Whether you know them by their scientific name, the aurora borealis, or their colloquial name, the Northern lights, there’s no denying that the brilliant, multi-colored natural phenomenon has thrilled humanity for generations. I mean, what’s not to love about a display of gorgeous lights in the night sky, surrounded by stars? However, while it’s easy to camp out when the weather report says that there will be aurora borealis activity that evening, how much do you really know about the phenomenon itself? Where do the northern lights come from? Who was the first to spot them? Why are there different colours? Why are they seen in the southern hemisphere as well, despite their name? What causes the different colours? There are so many questions surrounding the stunning lights.
While pretty much everyone knows of the northern lights, most of us don’t know too much about them – and we’re here to help. Here are 10 things you didn’t know about the aurora borealis. Next time you manage to catch a gorgeous light show, you can stun all your friends with your facts.
10. They’re visible from space
It can be extremely rewarding to get a good glimpse of the aurora borealis, but given that they’re easily visible with the naked eye and appear to be so close you could almost touch them, you would assume that they’re not easily perceptible from space, right? Well, not quite. Apparently, the phenomenon is visible from space, and the International Space Station’s orbit can even take it through the lights. So, as if astronauts weren’t lucky enough with their ability to see outer space from their spot on the ISS, they also get to take the best aurora borealis snaps.
9. They’re very tough to accurately predict
There are certain phenomena like meteor showers that experts know are going to be happening far ahead of time. It’s easy to prepare and get the best spot to see the sights, as they occur with a reasonable degree of predictability. However, that’s not the case with the aurora borealis. Apparently, knowing the shape of a magnetic field in a CME (coronal mass ejection) is difficult. Scientists can’t really tell which direction the field will be pointing until it’s already happening, and once it happens, it’ll either be a show-stopping light-filled sky, or just a regular old night of darkness.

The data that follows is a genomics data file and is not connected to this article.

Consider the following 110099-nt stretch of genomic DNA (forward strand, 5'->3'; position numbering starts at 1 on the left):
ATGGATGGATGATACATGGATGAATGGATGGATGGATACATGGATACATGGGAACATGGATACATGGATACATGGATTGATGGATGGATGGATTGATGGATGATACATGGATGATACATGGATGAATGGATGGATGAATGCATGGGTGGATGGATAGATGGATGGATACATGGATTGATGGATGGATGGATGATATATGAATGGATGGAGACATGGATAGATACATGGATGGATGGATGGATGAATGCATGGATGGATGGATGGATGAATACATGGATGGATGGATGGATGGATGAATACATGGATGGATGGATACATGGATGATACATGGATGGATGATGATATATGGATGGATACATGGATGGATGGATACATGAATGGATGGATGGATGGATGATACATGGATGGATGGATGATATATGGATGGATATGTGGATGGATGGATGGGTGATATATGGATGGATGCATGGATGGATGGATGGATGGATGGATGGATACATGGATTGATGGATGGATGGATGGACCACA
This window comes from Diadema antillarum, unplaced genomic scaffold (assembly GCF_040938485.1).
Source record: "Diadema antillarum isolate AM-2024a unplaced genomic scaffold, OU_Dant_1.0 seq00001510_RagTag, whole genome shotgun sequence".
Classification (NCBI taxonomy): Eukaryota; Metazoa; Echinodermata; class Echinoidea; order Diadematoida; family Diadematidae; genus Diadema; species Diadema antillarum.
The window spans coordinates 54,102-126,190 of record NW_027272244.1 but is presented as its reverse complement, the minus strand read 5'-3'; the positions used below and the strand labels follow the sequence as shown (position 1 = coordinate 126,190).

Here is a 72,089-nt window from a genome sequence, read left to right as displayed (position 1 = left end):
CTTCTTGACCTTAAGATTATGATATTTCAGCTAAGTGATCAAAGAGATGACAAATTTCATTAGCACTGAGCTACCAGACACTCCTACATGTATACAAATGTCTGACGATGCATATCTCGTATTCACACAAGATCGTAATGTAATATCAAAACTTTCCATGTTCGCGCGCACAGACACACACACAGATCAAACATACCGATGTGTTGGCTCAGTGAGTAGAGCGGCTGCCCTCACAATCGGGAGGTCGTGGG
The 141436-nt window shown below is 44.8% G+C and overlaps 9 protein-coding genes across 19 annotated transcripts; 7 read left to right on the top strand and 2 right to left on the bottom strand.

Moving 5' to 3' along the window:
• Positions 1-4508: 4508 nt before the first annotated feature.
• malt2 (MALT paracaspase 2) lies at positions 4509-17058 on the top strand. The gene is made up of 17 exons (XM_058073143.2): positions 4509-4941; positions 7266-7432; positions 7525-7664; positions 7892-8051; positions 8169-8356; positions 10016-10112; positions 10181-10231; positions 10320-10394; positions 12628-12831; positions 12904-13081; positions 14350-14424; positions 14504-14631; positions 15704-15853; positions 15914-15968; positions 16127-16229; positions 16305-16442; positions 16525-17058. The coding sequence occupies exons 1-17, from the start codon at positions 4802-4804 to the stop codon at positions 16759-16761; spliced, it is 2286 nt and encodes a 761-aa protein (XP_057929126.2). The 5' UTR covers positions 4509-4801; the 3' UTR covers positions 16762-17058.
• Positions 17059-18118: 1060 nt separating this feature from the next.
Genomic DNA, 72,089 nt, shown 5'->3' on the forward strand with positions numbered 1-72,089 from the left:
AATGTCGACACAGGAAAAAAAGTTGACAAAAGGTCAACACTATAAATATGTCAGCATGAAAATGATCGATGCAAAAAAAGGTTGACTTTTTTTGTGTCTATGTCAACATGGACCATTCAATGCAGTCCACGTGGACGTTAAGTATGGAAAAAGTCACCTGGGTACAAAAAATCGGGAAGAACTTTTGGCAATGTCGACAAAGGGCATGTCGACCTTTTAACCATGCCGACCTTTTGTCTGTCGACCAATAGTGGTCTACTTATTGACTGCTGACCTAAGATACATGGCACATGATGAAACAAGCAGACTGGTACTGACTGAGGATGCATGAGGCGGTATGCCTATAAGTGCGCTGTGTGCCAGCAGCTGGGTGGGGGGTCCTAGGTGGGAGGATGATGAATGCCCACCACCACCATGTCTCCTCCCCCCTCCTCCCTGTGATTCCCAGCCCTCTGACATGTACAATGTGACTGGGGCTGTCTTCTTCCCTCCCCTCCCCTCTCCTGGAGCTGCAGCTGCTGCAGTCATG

8. They happen in the south, too
The aurora borealis has a well known nickname – the northern lights. Given the nickname, many assume that they’re only visible in the north, in places like Canada and Norway. While northern aurora borealis lovers are definitely treated to many breathtaking shows, the aurora borealis does show up in the south as well – although they’re called the aurora australis there. However, just based on the earth’s geography, the south pole is very inhospitable and not easily accessible, and there aren’t many places that are located so far south (unlike the north pole, which has a reasonable number of countries nearby). So, while the lights are possible in the south, the fact that they are seen so often in the north means that most people associate them with the one locale.
7. The next big cycle will be in 2024
Okay, the explanation of this fact might not make much difference to those of us who aren’t scientifically inclined, but it’s nonetheless a fascinating thing to know. Auroras apparently occur with more frequency, and are just overall more breathtakingly vibrant and beautiful, when there is high solar sunspot activity. The solar sunspot activity goes through cycles over the course of roughly eleven years. The last climax of high solar sunspot activity occurred in 2013, so while you’ll likely be able to see tons of shows in the next decade, keep the year 2024 in your calendar – that’s when you’re likely to see some truly phenomenal displays lighting up the sky.